Monday, September 17, 2012

What Can a Simple Worker Do To Serve His Country? (The General, 1927)

#100--The General (1927) 

Buster Keaton’s manly honor and his ability to have a chance at his love is dependent on his becoming a soldier in the Confederate army.  Yes, this is the South of 1961, but surprisingly, they are not the bad guys, nor is there any question of the pure patriotism for the Confederacy here.  It doesn’t matter who Keaton was loyal to for us to connect with him—what we associate to is the faithfulness to his nation.  So he stands in line to sign up with the army, but he is rebuffed again and again.

The whole film was shot in Cottage Grove, Oregon
It is interesting that he is rejected as a soldier not because he is weak in some way, but because he is too important.  He is a railway engineer, and they can’t waste such important workers on being simple foot soldiers.  But that doesn’t matter to Keaton’s honor.  Societal respect is found in participation in the army, nothing else, and Keaton is left out.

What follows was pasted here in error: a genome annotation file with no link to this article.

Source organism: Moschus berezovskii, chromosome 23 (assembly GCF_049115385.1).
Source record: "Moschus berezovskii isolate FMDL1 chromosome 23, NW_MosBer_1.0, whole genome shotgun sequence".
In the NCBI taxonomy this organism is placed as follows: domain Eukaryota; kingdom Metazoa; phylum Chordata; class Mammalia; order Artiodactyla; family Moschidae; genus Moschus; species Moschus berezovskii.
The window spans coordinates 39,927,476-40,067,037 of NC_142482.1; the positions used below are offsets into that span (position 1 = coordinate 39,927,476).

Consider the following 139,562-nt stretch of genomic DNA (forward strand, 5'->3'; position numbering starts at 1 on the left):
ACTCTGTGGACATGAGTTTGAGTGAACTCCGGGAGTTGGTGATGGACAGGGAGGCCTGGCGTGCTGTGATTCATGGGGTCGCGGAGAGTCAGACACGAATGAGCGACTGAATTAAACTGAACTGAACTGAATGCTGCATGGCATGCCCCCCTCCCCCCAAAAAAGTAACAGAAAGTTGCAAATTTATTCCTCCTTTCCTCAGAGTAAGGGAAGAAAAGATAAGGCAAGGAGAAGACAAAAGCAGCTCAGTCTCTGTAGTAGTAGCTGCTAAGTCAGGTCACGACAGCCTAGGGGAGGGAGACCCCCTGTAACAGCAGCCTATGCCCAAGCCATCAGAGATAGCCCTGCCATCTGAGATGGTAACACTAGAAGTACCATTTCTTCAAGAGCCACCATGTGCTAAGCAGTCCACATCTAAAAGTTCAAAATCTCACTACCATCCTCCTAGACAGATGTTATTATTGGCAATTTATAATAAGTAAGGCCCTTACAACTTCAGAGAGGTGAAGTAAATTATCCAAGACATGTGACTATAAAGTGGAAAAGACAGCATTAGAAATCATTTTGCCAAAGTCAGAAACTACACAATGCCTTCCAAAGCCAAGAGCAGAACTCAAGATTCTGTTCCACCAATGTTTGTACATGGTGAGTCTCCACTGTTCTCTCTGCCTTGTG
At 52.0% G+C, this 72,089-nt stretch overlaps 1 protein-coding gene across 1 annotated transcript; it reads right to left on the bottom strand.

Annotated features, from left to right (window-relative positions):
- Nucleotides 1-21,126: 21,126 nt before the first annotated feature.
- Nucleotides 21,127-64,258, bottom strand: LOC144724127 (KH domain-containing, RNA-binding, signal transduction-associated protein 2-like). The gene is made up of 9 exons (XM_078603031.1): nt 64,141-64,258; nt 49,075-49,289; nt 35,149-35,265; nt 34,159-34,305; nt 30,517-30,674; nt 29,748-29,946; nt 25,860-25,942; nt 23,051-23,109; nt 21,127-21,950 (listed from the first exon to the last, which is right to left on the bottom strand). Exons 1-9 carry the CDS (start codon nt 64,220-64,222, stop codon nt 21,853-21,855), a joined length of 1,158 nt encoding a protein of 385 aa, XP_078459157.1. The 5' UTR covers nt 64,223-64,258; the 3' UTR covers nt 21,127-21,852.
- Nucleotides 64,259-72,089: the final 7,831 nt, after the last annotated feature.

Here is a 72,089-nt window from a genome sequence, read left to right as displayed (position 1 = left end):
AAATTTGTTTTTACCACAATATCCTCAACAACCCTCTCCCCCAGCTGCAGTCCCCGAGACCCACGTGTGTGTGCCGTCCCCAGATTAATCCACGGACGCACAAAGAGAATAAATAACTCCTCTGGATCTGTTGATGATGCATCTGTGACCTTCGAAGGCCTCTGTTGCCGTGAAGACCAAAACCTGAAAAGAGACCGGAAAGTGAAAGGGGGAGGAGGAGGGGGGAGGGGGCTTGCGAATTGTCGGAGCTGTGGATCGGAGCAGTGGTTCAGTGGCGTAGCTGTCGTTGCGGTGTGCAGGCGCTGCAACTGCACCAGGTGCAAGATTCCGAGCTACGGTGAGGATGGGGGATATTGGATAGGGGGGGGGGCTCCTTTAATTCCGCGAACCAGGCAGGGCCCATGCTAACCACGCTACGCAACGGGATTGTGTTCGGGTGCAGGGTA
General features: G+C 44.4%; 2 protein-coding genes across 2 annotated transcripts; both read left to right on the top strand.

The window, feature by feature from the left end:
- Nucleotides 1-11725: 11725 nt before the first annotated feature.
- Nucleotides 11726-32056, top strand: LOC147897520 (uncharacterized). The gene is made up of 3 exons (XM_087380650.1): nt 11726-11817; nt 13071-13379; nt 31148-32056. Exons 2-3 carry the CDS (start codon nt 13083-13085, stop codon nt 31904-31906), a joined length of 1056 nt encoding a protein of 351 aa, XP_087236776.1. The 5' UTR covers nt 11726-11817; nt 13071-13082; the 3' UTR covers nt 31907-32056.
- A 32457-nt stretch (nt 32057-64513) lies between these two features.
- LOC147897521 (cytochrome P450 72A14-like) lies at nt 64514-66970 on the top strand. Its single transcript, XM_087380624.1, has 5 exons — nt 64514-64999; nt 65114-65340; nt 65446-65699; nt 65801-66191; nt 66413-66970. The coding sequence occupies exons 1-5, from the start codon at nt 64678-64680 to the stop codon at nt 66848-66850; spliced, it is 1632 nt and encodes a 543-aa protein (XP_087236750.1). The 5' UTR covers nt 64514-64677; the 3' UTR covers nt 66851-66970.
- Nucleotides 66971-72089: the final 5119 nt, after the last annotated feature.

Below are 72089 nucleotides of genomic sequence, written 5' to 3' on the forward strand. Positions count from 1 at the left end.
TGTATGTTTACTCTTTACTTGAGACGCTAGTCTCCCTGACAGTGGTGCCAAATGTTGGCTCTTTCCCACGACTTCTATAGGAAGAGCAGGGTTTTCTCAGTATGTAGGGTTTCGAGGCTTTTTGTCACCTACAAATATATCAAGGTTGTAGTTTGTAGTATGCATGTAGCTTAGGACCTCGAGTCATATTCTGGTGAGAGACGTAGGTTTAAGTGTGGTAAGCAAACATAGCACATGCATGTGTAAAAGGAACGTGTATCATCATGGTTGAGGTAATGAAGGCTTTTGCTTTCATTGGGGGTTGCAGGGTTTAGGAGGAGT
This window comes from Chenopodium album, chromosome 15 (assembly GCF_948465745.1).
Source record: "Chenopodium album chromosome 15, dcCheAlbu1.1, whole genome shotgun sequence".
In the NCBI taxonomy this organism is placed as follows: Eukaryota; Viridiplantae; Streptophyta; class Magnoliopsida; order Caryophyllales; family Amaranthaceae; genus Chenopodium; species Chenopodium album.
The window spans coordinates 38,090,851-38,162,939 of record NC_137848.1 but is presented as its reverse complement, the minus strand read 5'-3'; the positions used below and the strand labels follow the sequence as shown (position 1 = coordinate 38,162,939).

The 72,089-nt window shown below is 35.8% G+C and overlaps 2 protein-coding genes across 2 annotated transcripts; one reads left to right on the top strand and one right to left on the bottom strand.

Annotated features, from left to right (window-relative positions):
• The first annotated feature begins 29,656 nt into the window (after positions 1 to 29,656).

The rest of the movie shows Keaton’s heroism and athleticism in serving his country and being much more than any single soldier could be.  I would stand this movie next to any modern action flick and say that the excitement and  intensity matches, at least.   This is an amazing film and deserves all the allocates over the years.   And Keaton is truly one of the few great actors of the silent era.

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